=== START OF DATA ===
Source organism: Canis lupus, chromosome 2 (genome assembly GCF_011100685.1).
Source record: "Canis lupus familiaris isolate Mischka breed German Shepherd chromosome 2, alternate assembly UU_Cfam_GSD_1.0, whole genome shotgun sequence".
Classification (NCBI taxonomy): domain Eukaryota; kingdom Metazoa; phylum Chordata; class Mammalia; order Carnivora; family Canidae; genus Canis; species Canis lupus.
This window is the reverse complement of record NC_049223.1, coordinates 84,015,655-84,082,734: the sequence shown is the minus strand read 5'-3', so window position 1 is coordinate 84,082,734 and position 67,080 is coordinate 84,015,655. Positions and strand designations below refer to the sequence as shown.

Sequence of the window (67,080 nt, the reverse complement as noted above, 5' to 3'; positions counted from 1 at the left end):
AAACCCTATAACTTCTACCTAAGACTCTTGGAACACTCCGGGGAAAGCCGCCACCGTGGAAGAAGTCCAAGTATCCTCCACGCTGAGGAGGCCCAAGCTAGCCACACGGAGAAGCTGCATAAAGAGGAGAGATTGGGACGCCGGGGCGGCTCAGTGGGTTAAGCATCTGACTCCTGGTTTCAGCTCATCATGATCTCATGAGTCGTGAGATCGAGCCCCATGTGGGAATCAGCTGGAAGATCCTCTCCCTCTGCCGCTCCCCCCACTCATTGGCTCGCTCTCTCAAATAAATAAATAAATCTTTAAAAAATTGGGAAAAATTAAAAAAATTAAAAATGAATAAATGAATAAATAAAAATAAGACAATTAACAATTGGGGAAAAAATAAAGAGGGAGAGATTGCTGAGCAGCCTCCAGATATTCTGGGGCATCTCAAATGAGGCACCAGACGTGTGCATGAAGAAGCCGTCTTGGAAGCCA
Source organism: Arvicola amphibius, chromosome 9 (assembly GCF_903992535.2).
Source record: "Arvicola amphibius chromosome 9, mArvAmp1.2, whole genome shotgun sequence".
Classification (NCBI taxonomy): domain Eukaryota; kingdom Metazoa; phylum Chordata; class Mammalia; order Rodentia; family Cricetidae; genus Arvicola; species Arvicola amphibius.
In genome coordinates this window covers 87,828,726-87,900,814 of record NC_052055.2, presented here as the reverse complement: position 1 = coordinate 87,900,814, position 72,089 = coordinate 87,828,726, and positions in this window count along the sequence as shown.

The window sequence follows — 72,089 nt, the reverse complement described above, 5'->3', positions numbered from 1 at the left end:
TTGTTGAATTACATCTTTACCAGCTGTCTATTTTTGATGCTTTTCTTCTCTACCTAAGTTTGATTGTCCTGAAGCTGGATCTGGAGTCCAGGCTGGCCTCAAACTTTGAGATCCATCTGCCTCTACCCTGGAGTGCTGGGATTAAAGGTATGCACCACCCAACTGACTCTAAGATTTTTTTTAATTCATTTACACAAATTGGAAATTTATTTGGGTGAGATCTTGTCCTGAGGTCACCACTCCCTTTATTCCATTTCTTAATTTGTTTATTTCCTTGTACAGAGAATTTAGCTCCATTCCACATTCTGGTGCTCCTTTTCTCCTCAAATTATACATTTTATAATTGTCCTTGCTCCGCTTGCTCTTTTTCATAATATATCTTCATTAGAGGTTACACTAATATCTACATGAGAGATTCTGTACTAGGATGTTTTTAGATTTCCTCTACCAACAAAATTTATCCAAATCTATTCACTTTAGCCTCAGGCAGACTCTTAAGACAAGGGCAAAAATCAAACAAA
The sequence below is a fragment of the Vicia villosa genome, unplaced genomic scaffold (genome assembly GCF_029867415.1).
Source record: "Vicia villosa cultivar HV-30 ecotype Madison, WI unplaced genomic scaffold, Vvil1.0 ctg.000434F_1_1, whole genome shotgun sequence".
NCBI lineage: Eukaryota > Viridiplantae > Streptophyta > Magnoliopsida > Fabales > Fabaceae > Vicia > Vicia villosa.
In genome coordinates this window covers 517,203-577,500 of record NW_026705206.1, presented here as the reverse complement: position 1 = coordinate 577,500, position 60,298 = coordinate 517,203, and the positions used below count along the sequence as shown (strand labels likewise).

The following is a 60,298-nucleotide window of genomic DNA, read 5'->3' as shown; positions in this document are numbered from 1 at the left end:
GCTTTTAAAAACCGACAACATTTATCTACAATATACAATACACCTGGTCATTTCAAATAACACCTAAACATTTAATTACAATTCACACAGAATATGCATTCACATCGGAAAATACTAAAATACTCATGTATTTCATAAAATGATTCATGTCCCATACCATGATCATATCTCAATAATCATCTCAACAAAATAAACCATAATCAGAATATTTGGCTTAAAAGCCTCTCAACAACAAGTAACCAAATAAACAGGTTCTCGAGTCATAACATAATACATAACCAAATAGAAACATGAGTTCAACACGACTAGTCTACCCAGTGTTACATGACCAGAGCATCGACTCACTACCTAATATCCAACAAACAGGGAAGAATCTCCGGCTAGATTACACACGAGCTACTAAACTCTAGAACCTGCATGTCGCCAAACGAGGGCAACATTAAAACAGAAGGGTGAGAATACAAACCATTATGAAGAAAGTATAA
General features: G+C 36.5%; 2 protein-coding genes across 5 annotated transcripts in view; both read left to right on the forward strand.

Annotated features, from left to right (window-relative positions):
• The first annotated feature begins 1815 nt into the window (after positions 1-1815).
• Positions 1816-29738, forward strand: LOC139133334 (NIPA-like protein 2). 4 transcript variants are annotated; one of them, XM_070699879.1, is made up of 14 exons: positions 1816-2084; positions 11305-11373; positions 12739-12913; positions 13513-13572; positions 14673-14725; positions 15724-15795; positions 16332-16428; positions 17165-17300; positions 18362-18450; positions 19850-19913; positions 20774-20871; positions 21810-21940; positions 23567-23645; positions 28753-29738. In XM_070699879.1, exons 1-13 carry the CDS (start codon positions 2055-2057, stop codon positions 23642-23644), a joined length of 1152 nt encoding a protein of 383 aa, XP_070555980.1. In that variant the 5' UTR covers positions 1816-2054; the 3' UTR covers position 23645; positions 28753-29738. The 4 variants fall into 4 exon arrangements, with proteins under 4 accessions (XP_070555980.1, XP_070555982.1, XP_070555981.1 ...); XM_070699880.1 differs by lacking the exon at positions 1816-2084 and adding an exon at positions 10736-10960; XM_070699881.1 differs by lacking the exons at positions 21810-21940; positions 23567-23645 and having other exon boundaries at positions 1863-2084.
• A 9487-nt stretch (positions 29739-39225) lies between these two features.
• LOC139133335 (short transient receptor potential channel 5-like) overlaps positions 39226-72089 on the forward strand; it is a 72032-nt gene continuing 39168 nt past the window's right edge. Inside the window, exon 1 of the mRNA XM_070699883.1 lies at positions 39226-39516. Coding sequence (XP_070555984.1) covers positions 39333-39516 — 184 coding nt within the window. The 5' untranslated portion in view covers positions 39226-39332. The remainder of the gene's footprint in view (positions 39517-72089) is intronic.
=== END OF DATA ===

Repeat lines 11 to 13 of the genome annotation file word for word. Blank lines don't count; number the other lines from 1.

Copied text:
The window sequence follows — 72,089 nt, the reverse complement described above, 5'->3', positions numbered from 1 at the left end:
TTGTTGAATTACATCTTTACCAGCTGTCTATTTTTGATGCTTTTCTTCTCTACCTAAGTTTGATTGTCCTGAAGCTGGATCTGGAGTCCAGGCTGGCCTCAAACTTTGAGATCCATCTGCCTCTACCCTGGAGTGCTGGGATTAAAGGTATGCACCACCCAACTGACTCTAAGATTTTTTTTAATTCATTTACACAAATTGGAAATTTATTTGGGTGAGATCTTGTCCTGAGGTCACCACTCCCTTTATTCCATTTCTTAATTTGTTTATTTCCTTGTACAGAGAATTTAGCTCCATTCCACATTCTGGTGCTCCTTTTCTCCTCAAATTATACATTTTATAATTGTCCTTGCTCCGCTTGCTCTTTTTCATAATATATCTTCATTAGAGGTTACACTAATATCTACATGAGAGATTCTGTACTAGGATGTTTTTAGATTTCCTCTACCAACAAAATTTATCCAAATCTATTCACTTTAGCCTCAGGCAGACTCTTAAGACAAGGGCAAAAATCAAACAAA
The sequence below is a fragment of the Vicia villosa genome, unplaced genomic scaffold (genome assembly GCF_029867415.1).